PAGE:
The movie The Jone$es (with Lauren Hutton, Demi Moore, and David Duchovny), features a three-minute scene that should be required viewing for anyone aspiring to or currently managing salespeople. Sales executive KC holds a meeting with sales manager Kate and the three sales reps she manages: Steve, Jenn and Mick. Sporting a chic black suit and pearls, KC delivers a visually interesting, detailed, and informative presentation reviewing their sales over the previous 30 days.
Beginning with Steve, KC tells the group his sales are up 3.5 percent. Steve exclaims, “Alright!” and turns to his sales manager Kate for a fist bump. Kate shoots him a withering look instead, which confuses him. KC continues the presentation, breaking Steve’s sales down by product line. He’s up 4 percent in sporting goods, 2 percent in watches and 3 percent in golf related merchandise. KC moves on, praising Mick for his 16 percent increase. Steve’s grin slowly fades. Mick realized a 13 percent increase in video games as well as a 21 percent increase in sportswear. Kate congratulates him for “opening up the market.”
Next, KC recognizes Jenn for her solid 14 percent increase. With a smile and a little fanfare, KC salutes Kate, at 20 percent overall, as top producer. Much of Kate’s success comes from a 24 percent increase in cosmetics. Steve looks chagrined, now understanding why Kate looked less than pleased with his 3 percent. A full 10 percent behind consistent producer Jenn, Steve lags back even further from Kate and Mick.
So, what happened? Why did Steve go from cheering his three percent increase to looking uncomfortable? Because KC did what a lot of top performing sales executives do: posted the sales rankings, spoke with reps individually, and provided insight into how the top performers surpassed their quotas.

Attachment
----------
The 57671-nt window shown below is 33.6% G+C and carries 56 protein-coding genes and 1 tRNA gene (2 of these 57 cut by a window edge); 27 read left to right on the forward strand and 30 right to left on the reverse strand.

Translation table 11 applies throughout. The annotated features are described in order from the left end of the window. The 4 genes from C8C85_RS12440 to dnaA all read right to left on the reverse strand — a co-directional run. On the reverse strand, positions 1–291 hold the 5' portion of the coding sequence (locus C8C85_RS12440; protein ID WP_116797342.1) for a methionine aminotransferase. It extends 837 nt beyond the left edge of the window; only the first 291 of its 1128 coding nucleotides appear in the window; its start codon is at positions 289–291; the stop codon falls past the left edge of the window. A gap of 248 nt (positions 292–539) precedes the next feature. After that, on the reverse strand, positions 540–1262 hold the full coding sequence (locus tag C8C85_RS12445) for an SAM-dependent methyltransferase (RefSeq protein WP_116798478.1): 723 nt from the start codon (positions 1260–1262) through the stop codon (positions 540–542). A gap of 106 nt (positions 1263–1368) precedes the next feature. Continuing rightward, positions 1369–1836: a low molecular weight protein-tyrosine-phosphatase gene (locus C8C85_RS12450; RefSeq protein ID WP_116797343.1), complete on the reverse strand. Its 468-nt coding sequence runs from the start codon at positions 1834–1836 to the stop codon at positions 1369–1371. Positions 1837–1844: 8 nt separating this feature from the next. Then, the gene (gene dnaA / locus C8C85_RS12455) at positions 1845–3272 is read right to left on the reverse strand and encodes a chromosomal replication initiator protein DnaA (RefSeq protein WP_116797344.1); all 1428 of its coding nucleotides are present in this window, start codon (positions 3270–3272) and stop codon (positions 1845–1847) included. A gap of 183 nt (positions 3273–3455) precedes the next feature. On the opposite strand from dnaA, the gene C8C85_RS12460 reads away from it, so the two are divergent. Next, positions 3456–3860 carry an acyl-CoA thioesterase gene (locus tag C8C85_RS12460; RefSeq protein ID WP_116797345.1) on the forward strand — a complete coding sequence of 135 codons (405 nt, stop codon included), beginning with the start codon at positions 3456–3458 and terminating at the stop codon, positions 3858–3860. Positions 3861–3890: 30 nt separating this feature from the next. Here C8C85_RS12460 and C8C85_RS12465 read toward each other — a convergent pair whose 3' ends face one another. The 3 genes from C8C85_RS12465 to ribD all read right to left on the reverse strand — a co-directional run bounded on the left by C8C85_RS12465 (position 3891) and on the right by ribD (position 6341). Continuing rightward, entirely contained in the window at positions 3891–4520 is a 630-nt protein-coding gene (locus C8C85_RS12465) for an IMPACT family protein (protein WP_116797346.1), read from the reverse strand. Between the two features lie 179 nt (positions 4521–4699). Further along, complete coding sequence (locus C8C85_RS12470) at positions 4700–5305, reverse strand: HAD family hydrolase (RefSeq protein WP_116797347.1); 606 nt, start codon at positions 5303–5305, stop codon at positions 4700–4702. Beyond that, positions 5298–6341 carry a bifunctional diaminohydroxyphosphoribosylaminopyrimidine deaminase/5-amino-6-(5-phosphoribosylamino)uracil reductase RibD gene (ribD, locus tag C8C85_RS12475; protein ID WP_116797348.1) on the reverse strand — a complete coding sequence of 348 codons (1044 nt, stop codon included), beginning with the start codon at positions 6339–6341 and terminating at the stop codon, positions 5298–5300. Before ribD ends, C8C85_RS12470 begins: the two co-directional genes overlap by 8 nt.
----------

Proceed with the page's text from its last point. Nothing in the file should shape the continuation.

Public accountability. When KC showed the sales results to the entire sales team at the same time, none of them could refute the evidence. Assuming territories are reasonably well balanced and all reps have similar tools at their disposal, publicly displayed statistics force underperforming reps to ask themselves, “Why am I not performing as well as or better than my peers? What are they doing that I’m not?”
Charts and graphs like KC showed her group instinctively tap into the competitive and driven nature of salespeople. In The Jone$es, we discover Steve was once a professional golfer. One imagines he enjoyed playing to win against other strong golfers. His bottom of the pile finish feels innately wrong to him.
Holding reps accountable in a public way helps make leading the group easier for sales managers. KC’s job becomes less complicated when salespeople like Steve realize, without a confrontational argument with their manager, that most of the responsibility for their sales results lies with them. Steve’s mortification at his below average performance motivates him to up his sales game. KC doesn’t have to work as hard to try and get him to reach the next level.